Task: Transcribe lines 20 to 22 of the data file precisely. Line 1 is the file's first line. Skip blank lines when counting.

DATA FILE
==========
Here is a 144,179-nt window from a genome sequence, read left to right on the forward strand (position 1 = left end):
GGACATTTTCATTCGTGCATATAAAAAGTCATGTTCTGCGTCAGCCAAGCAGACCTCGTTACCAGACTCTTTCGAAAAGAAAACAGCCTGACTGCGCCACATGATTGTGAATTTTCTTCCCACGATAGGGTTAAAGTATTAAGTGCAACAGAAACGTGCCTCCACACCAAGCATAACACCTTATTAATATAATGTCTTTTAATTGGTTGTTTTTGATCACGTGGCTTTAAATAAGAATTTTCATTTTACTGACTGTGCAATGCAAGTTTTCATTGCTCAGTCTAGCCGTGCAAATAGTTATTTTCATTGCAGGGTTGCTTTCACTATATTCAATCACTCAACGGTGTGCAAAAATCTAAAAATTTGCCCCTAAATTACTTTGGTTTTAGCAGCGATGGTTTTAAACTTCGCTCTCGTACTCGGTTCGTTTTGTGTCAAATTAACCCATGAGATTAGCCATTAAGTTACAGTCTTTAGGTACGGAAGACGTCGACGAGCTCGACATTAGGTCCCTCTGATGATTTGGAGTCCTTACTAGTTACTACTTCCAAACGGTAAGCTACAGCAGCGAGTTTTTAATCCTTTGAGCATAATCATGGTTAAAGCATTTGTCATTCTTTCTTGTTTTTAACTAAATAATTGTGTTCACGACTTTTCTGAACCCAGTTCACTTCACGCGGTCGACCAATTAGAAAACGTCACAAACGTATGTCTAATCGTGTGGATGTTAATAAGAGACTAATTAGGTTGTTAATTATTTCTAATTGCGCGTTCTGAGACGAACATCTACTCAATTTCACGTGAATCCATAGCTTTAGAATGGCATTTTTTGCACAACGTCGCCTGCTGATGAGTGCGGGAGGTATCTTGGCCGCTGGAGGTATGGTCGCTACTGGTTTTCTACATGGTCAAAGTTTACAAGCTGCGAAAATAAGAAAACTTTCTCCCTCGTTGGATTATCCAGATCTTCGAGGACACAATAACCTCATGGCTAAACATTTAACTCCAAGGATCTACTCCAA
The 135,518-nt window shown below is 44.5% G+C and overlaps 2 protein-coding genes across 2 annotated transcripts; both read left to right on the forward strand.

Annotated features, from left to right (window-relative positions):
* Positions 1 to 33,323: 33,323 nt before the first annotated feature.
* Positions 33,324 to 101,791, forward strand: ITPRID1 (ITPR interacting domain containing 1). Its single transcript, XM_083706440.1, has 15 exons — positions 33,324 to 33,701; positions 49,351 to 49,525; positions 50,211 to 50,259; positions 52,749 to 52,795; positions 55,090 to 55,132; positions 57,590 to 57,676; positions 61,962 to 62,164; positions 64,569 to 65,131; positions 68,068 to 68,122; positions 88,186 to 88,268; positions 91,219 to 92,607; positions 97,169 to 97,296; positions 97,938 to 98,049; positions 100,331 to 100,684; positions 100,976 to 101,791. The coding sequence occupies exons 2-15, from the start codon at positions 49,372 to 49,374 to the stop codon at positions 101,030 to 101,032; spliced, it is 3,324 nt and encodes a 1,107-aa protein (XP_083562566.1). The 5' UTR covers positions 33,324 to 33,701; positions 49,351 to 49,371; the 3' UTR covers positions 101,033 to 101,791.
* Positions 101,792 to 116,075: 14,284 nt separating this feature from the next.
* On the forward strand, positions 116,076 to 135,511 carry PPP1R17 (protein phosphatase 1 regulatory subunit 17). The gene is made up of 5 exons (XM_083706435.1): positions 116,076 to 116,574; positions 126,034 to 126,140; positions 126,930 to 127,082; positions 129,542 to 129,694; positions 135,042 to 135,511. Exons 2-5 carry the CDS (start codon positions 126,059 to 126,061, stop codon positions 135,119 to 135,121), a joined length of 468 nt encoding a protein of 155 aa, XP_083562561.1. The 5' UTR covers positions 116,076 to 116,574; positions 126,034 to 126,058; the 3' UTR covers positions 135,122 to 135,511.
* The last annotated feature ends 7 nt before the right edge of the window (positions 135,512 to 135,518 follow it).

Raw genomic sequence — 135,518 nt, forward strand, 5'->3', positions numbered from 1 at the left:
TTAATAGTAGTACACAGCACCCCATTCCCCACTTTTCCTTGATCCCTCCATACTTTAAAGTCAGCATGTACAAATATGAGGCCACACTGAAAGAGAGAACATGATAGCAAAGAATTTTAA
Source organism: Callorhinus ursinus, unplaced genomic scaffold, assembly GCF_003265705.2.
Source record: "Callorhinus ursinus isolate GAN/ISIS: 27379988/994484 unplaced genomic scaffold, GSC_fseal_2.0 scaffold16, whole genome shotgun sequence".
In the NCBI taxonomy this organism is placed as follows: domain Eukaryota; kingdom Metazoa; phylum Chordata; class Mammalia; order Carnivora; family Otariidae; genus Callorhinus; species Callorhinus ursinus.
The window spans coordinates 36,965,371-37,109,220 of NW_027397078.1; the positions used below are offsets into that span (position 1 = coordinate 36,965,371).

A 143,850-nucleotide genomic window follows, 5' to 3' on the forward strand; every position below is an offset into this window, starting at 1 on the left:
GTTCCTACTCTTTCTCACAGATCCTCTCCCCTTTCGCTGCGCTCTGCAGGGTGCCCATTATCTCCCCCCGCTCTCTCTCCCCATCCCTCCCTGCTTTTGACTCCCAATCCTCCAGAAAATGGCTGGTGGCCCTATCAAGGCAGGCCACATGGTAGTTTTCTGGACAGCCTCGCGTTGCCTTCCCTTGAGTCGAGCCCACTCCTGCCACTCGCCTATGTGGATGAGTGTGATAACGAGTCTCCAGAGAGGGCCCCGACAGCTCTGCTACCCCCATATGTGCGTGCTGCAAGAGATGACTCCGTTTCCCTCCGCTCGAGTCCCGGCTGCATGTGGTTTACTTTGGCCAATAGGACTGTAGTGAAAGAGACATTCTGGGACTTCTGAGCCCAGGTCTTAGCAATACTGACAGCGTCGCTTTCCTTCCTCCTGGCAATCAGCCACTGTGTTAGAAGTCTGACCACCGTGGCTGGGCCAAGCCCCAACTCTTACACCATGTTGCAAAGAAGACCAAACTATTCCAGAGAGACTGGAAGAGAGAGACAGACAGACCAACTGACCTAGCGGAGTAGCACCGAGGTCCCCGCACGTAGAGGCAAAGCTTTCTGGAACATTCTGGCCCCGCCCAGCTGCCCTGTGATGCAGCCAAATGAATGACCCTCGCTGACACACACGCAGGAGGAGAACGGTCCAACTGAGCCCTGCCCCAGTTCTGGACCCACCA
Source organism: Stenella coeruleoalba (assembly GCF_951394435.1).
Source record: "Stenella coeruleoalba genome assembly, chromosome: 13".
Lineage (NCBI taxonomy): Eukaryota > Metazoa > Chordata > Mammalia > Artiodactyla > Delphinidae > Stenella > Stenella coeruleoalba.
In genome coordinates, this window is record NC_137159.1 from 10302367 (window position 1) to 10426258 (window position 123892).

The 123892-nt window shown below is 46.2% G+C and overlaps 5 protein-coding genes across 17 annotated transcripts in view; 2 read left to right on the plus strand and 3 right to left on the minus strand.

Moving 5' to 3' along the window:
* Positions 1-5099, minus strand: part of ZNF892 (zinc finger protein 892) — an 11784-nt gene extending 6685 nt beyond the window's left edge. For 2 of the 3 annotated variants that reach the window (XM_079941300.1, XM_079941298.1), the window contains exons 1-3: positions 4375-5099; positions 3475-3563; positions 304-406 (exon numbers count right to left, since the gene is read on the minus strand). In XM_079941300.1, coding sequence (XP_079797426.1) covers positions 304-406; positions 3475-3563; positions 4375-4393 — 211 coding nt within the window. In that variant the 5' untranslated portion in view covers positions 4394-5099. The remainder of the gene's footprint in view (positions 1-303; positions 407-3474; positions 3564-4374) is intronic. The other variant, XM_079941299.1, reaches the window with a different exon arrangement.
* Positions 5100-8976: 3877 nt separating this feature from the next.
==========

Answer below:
Lineage (NCBI taxonomy): Eukaryota > Metazoa > Chordata > Mammalia > Artiodactyla > Delphinidae > Stenella > Stenella coeruleoalba.
In genome coordinates, this window is record NC_137159.1 from 10302367 (window position 1) to 10426258 (window position 123892).

The 123892-nt window shown below is 46.2% G+C and overlaps 5 protein-coding genes across 17 annotated transcripts in view; 2 read left to right on the plus strand and 3 right to left on the minus strand.